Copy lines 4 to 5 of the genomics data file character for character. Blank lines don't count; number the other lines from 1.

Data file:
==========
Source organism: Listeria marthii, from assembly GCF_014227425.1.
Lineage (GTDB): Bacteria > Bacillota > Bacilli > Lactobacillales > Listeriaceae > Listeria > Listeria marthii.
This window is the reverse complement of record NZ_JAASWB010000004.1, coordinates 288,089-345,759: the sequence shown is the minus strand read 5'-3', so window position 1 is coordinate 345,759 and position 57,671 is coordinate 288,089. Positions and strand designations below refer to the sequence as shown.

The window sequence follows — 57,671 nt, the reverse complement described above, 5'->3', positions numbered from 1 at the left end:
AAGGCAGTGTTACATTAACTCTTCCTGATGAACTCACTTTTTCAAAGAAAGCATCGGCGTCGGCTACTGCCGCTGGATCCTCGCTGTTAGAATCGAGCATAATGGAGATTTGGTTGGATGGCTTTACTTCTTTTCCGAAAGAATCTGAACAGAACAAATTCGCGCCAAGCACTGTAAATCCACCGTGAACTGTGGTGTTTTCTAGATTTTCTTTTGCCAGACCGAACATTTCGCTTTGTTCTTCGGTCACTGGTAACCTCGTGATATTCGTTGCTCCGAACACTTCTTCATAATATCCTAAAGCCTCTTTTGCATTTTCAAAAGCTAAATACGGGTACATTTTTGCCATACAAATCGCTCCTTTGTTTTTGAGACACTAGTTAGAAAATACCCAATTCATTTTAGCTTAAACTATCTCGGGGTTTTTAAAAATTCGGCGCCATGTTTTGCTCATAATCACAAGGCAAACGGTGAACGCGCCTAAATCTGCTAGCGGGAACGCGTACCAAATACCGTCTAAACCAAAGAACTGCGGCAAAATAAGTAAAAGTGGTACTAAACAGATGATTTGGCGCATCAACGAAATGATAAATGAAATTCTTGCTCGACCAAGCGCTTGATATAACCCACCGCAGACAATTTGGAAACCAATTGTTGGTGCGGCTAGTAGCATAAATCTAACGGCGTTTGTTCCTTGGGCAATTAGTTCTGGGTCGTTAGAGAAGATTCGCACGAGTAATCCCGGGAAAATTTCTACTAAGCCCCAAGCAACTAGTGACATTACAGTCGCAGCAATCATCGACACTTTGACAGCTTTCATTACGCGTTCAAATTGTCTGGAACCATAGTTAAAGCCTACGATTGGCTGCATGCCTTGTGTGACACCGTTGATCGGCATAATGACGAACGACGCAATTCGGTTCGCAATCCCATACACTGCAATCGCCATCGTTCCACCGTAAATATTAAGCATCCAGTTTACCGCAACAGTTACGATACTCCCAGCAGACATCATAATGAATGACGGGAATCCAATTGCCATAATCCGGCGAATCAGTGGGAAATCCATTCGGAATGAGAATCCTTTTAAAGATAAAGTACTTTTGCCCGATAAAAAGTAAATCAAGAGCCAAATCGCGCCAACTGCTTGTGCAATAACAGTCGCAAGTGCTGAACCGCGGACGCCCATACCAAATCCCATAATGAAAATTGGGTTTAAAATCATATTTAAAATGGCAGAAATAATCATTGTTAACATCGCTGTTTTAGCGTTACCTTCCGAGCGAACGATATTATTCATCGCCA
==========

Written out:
The window sequence follows — 57,671 nt, the reverse complement described above, 5'->3', positions numbered from 1 at the left end:
AAGGCAGTGTTACATTAACTCTTCCTGATGAACTCACTTTTTCAAAGAAAGCATCGGCGTCGGCTACTGCCGCTGGATCCTCGCTGTTAGAATCGAGCATAATGGAGATTTGGTTGGATGGCTTTACTTCTTTTCCGAAAGAATCTGAACAGAACAAATTCGCGCCAAGCACTGTAAATCCACCGTGAACTGTGGTGTTTTCTAGATTTTCTTTTGCCAGACCGAACATTTCGCTTTGTTCTTCGGTCACTGGTAACCTCGTGATATTCGTTGCTCCGAACACTTCTTCATAATATCCTAAAGCCTCTTTTGCATTTTCAAAAGCTAAATACGGGTACATTTTTGCCATACAAATCGCTCCTTTGTTTTTGAGACACTAGTTAGAAAATACCCAATTCATTTTAGCTTAAACTATCTCGGGGTTTTTAAAAATTCGGCGCCATGTTTTGCTCATAATCACAAGGCAAACGGTGAACGCGCCTAAATCTGCTAGCGGGAACGCGTACCAAATACCGTCTAAACCAAAGAACTGCGGCAAAATAAGTAAAAGTGGTACTAAACAGATGATTTGGCGCATCAACGAAATGATAAATGAAATTCTTGCTCGACCAAGCGCTTGATATAACCCACCGCAGACAATTTGGAAACCAATTGTTGGTGCGGCTAGTAGCATAAATCTAACGGCGTTTGTTCCTTGGGCAATTAGTTCTGGGTCGTTAGAGAAGATTCGCACGAGTAATCCCGGGAAAATTTCTACTAAGCCCCAAGCAACTAGTGACATTACAGTCGCAGCAATCATCGACACTTTGACAGCTTTCATTACGCGTTCAAATTGTCTGGAACCATAGTTAAAGCCTACGATTGGCTGCATGCCTTGTGTGACACCGTTGATCGGCATAATGACGAACGACGCAATTCGGTTCGCAATCCCATACACTGCAATCGCCATCGTTCCACCGTAAATATTAAGCATCCAGTTTACCGCAACAGTTACGATACTCCCAGCAGACATCATAATGAATGACGGGAATCCAATTGCCATAATCCGGCGAATCAGTGGGAAATCCATTCGGAATGAGAATCCTTTTAAAGATAAAGTACTTTTGCCCGATAAAAAGTAAATCAAGAGCCAAATCGCGCCAACTGCTTGTGCAATAACAGTCGCAAGTGCTGAACCGCGGACGCCCATACCAAATCCCATAATGAAAATTGGGTTTAAAATCATATTTAAAATGGCAGAAATAATCATTGTTAACATCGCTGTTTTAGCGTTACCTTCCGAGCGAACGATATTATTCATCGCCA